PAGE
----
LSD (lysergic acid diethylamide) is the most widely used hallucinogenic drug. Hallucinogenic drugs cause a person to see vivid images, hear sounds, and feel sensations that seem real but are not. LSD is also called acid, doses, hits, Microdot, sugar cubes, tabs, and trips. It is odourless and colourless and has a slightly bitter taste. It can be obtained as a coloured tablet, clear liquid, or thin square of gelatin (window panes) or on blotter paper. Most often, LSD is licked off blotter paper or taken by mouth. But the gelatin and liquid forms can be put in the eyes.
The effects of LSD are unpredictable and depend on the amount taken; the person's personality, mood, and expectation; and the situation in which the drug is used. Effects are usually felt within 30 to 40 minutes after taking the drug. The LSD experience is often called a "trip" and can last up to 12 hours.
- Dilated pupils, increased body temperature, increased heart rate and blood pressure, sweating, loss of appetite, sleeplessness, and dry mouth.
- Changes in sensations and feelings. The person may feel several different emotions at the same time or rapidly swing from one emotion to another. Also, the person may confuse sensations and feelings, such as "hearing" colours or "seeing" sounds.
- Loss of time. The person may feel that time is standing still.
- Delusions and visual hallucinations, if taken in large doses. Delusions are false beliefs, and hallucinations are seeing and hearing things that are not present.
A "bad trip" may contain terrifying thoughts, feelings, and fears. Also, LSD can cause flashbacks, in which the person suddenly relives certain aspects of the experience without having taken the drug. Flashbacks may occur a few days or more than a year after use of LSD.
Serious psychiatric conditions can develop after even one use of LSD. The cause of these effects is not known. The effects include:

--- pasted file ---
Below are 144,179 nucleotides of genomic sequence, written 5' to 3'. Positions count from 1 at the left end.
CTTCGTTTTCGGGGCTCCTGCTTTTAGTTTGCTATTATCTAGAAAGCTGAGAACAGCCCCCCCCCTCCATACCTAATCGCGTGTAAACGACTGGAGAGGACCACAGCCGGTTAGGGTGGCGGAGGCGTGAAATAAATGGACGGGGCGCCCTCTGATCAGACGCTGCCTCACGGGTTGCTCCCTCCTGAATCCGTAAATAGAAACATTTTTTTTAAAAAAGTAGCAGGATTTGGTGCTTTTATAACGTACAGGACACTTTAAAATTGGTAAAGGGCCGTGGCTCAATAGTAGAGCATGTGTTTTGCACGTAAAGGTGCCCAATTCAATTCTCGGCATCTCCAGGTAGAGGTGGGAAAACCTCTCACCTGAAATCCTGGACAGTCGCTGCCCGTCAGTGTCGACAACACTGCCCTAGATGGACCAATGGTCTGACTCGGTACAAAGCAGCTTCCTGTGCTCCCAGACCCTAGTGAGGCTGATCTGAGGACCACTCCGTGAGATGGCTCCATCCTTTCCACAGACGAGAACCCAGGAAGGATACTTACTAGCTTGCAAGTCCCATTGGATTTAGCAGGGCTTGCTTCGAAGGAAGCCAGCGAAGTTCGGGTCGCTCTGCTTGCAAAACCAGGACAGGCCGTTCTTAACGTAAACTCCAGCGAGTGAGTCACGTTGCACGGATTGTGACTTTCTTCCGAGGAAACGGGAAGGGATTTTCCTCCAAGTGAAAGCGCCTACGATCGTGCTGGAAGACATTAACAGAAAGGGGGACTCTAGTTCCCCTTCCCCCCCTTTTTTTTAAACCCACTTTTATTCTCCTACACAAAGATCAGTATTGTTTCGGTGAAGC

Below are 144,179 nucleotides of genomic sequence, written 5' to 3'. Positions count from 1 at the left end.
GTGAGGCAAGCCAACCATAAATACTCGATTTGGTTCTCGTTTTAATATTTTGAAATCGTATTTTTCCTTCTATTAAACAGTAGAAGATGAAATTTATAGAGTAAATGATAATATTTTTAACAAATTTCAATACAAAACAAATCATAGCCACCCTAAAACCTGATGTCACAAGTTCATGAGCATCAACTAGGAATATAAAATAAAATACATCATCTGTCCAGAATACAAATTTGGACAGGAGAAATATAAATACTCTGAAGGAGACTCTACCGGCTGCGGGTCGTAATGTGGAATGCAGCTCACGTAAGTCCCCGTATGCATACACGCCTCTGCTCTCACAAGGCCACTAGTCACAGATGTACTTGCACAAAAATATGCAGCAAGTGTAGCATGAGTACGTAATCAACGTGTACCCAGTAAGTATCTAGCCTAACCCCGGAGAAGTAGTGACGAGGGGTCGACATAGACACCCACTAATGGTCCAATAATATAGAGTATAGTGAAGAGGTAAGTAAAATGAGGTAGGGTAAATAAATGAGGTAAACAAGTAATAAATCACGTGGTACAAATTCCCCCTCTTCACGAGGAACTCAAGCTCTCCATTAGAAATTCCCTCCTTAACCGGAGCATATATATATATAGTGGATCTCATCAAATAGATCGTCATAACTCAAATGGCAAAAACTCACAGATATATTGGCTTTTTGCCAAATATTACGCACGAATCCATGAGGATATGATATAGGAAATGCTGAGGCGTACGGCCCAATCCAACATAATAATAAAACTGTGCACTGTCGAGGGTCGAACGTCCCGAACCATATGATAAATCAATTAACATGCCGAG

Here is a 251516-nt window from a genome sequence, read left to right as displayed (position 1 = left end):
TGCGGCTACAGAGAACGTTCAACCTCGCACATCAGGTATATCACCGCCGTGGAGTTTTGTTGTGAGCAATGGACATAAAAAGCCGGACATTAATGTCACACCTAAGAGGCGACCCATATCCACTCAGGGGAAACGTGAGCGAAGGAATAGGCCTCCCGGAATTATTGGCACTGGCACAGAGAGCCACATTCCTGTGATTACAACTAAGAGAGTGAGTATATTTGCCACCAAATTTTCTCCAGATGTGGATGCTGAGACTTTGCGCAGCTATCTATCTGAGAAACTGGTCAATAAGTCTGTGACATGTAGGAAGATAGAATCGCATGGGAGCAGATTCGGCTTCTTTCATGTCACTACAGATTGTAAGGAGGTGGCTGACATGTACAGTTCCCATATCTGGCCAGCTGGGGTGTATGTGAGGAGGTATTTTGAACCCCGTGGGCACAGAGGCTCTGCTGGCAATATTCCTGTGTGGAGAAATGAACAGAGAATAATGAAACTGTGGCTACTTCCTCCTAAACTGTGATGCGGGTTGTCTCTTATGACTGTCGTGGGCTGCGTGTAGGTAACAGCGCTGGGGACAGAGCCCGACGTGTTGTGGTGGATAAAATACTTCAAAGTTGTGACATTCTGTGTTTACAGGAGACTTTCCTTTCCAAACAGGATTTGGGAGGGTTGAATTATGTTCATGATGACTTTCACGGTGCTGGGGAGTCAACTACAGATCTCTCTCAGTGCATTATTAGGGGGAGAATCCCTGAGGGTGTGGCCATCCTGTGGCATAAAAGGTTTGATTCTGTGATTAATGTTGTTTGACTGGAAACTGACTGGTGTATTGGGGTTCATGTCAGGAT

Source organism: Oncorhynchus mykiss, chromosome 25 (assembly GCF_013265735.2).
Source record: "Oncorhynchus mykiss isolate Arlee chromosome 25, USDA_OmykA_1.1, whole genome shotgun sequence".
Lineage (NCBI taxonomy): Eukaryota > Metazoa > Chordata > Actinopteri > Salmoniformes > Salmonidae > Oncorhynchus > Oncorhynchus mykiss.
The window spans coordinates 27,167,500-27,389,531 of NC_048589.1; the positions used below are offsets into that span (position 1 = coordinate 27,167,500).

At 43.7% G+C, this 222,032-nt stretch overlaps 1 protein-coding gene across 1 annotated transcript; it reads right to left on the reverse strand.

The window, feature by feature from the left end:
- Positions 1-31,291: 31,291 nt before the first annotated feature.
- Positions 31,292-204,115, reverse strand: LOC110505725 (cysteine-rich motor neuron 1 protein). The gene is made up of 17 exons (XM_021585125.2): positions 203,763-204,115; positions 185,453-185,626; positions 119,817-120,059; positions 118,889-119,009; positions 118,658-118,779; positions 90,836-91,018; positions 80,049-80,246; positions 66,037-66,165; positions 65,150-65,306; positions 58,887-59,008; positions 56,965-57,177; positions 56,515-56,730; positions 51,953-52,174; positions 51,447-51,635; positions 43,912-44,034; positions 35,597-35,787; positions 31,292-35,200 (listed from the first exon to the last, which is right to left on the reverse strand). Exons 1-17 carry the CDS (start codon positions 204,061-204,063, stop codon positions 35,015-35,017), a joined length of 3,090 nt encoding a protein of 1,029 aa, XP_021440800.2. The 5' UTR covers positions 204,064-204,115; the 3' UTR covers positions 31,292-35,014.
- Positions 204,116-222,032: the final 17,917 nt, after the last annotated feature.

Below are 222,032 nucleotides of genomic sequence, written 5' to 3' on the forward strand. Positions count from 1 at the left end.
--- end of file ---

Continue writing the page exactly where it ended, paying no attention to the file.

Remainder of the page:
- Drug-induced psychosis. Psychosis is a serious condition in which the person has lost the ability to recognize reality, think rationally, or communicate with others. The person may have dramatic mood swings, ranging from being extremely overactive (mania) to severe depression. Psychosis from LSD may last for years.
- Hallucinogen-persisting perception disorder (HPPD). With HPPD, the person has flashbacks in which the person experiences recurrences of some of the sensory distortions that occurred while under the influence of the drug. The person may have the same flashback for years after stopping use of LSD.
LSD is not considered an addicting drug. But it does require increasingly higher amounts to obtain the same effect (tolerance).
LSD is typically out of a person's system within 24 hours, and standard drug screens (toxicology tests) are not able to detect it. But special laboratory tests can be used to detect LSD in the blood.
Signs of use
It is difficult to detect LSD use. Things that point to LSD use may include:
- Dilated pupils, sweating, loss of appetite, sleeplessness, and dry mouth if recently taken.
- Possession of small squares of blotter paper (sometimes stamped with cartoon characters) or other forms of the drug.
Primary Medical Reviewer Patrice Burgess, MD - Family Medicine
Brian D. O'Brien, MD - Internal Medicine
Adam Husney, MD - Family Medicine
Specialist Medical Reviewer Peter Monti, PhD - Alcohol and Addiction
Michael F. Bierer, MD - Internal Medicine,
Current as ofNovember 3, 2016
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